Saturday 27th of February 2021

bell's theorem about an incomplete story...


From time to time, we don’t shy away from bringing to this site some scientific stuff, especially on quantum mechanics. Without this theoretical assessment of matter and energy, we would still be caught by candlelight in the dark ages — or slavering/soldiering in the devious Roman empire battles for supremacy of the known flat world. So here is a bit of a solution to the battle which we already tackled about reality, between Albert Einstein and Niels Bohr. Enjoy, go blank or cringe...



Bell's theorem proves that quantum physics is incompatible with local hidden-variable theories. It was introduced by physicist John Stewart Bell in a 1964 paper titled "On the Einstein Podolsky Rosen Paradox", referring to a 1935 thought experiment that Albert EinsteinBoris Podolsky and Nathan Rosen used to argue that quantum physics is an "incomplete" theory.[1][2] 

By 1935, it was already recognized that the predictions of quantum physics are probabilistic. Einstein, Podolsky and Rosen presented a scenario that, in their view, indicated that quantum particles, like electrons and photons, must carry physical properties or attributes not included in quantum theory, and the uncertainties in quantum theory's predictions were due to ignorance of these properties, later termed "hidden variables". Their scenario involves a pair of widely separated physical objects, prepared in such a way that the quantum state of the pair is entangled.

Bell carried the analysis of quantum entanglement much further. He deduced that if measurements are performed independently on the two separated halves of a pair, then the assumption that the outcomes depend upon hidden variables within each half implies a constraint on how the outcomes on the two halves are correlated. This constraint would later be named the Bell inequality. Bell then showed that quantum physics predicts correlations that violate this inequality. Consequently, the only way that hidden variables could explain the predictions of quantum physics is if they are "nonlocal", somehow associated with both halves of the pair and able to carry influences instantly between them no matter how widely the two halves are separated.[3][4] As Bell wrote later, "If [a hidden-variable theory] is local it will not agree with quantum mechanics, and if it agrees with quantum mechanics it will not be local."[5]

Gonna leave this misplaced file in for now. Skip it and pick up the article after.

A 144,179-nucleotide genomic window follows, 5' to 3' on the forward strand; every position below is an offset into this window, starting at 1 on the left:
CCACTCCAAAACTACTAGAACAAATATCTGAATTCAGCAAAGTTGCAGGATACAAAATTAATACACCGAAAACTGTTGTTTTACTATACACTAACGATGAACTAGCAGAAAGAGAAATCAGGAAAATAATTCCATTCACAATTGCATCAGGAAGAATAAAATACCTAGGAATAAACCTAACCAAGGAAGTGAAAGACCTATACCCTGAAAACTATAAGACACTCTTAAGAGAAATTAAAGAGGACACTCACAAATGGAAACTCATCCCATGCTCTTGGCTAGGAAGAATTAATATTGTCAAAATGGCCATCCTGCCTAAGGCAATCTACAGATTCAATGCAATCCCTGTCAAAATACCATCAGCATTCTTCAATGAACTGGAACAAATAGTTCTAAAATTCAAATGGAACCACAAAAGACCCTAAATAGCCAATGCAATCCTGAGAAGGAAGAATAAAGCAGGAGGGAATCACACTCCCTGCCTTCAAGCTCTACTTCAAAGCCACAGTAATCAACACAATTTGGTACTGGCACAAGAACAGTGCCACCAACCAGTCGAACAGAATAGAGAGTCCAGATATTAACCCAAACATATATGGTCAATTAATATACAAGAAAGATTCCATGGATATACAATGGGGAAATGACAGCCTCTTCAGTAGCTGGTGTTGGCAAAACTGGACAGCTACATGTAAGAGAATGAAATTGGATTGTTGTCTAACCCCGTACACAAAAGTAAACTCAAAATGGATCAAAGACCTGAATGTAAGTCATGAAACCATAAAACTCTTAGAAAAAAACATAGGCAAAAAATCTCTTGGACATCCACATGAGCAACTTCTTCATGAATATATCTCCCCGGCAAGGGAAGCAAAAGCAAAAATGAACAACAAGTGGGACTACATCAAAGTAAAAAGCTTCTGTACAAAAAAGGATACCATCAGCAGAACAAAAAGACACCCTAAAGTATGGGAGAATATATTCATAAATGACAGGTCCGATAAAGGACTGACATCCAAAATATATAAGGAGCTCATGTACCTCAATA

Multiple variations on Bell's theorem were proved in the following years, introducing other closely related conditions generally known as Bell (or "Bell-type") inequalities. These have been tested experimentally in physics laboratories many times since 1972. Often, these experiments have had the goal of ameliorating problems of experimental design or set-up that could in principle affect the validity of the findings of earlier Bell tests. This is known as "closing loopholes in Bell test experiments". To date, Bell tests have found that the hypothesis of local hidden variables is inconsistent with the way that physical systems do, in fact, behave.[6][7]

The exact nature of the assumptions required to prove a Bell-type constraint on correlations has been debated by physicists and by philosophers. While the significance of Bell's theorem is not in doubt, its full implications for the interpretation of quantum mechanics remain unresolved.